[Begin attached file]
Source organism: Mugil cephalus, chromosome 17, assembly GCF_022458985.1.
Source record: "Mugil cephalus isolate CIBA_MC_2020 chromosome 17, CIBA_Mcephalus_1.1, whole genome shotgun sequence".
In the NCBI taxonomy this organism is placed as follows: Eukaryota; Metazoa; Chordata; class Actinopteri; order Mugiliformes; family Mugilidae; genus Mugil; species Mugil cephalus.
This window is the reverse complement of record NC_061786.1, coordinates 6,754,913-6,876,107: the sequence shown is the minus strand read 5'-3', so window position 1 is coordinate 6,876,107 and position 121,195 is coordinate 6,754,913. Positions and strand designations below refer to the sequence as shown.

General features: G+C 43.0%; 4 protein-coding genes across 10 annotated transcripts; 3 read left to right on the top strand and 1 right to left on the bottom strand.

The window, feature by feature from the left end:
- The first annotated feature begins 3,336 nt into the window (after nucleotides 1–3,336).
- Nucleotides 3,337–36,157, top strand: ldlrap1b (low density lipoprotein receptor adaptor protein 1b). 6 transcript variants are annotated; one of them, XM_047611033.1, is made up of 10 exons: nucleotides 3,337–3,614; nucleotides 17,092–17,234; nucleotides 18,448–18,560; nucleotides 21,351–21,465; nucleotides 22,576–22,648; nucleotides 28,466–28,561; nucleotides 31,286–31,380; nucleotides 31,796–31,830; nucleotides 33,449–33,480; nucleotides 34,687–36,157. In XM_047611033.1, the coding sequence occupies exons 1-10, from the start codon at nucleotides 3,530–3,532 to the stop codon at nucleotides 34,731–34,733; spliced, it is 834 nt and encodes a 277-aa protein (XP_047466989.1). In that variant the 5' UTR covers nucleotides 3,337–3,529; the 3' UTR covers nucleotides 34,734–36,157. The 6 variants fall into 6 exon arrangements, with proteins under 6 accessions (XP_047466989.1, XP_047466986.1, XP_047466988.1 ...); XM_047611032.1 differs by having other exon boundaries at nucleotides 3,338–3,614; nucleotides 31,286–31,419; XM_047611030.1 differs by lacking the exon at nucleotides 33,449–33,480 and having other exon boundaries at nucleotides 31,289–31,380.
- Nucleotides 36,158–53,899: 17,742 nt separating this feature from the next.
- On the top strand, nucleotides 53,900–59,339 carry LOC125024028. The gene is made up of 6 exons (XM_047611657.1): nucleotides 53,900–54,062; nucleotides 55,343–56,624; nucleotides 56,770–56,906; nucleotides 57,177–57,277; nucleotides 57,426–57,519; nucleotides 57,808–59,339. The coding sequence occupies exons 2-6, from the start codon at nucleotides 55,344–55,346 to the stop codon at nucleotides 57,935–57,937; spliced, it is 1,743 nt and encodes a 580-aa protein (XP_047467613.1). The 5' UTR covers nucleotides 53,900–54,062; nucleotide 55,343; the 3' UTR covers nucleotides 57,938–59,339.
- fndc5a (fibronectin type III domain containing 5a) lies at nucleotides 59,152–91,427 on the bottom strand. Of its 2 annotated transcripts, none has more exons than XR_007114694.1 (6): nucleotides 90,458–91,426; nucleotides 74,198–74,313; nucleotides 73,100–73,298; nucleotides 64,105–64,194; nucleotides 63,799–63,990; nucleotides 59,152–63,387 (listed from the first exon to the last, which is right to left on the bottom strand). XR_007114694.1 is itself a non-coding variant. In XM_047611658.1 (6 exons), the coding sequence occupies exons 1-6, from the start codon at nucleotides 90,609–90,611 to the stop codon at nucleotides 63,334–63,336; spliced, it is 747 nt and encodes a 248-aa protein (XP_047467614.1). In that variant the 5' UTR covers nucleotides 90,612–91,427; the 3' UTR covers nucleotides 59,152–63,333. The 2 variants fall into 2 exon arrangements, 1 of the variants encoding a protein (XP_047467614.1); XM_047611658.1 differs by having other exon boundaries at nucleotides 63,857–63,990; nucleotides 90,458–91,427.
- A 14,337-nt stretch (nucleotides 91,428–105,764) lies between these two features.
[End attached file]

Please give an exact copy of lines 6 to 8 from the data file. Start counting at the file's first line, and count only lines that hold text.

The window, feature by feature from the left end:
- The first annotated feature begins 3,336 nt into the window (after nucleotides 1–3,336).
- Nucleotides 3,337–36,157, top strand: ldlrap1b (low density lipoprotein receptor adaptor protein 1b). 6 transcript variants are annotated; one of them, XM_047611033.1, is made up of 10 exons: nucleotides 3,337–3,614; nucleotides 17,092–17,234; nucleotides 18,448–18,560; nucleotides 21,351–21,465; nucleotides 22,576–22,648; nucleotides 28,466–28,561; nucleotides 31,286–31,380; nucleotides 31,796–31,830; nucleotides 33,449–33,480; nucleotides 34,687–36,157. In XM_047611033.1, the coding sequence occupies exons 1-10, from the start codon at nucleotides 3,530–3,532 to the stop codon at nucleotides 34,731–34,733; spliced, it is 834 nt and encodes a 277-aa protein (XP_047466989.1). In that variant the 5' UTR covers nucleotides 3,337–3,529; the 3' UTR covers nucleotides 34,734–36,157. The 6 variants fall into 6 exon arrangements, with proteins under 6 accessions (XP_047466989.1, XP_047466986.1, XP_047466988.1 ...); XM_047611032.1 differs by having other exon boundaries at nucleotides 3,338–3,614; nucleotides 31,286–31,419; XM_047611030.1 differs by lacking the exon at nucleotides 33,449–33,480 and having other exon boundaries at nucleotides 31,289–31,380.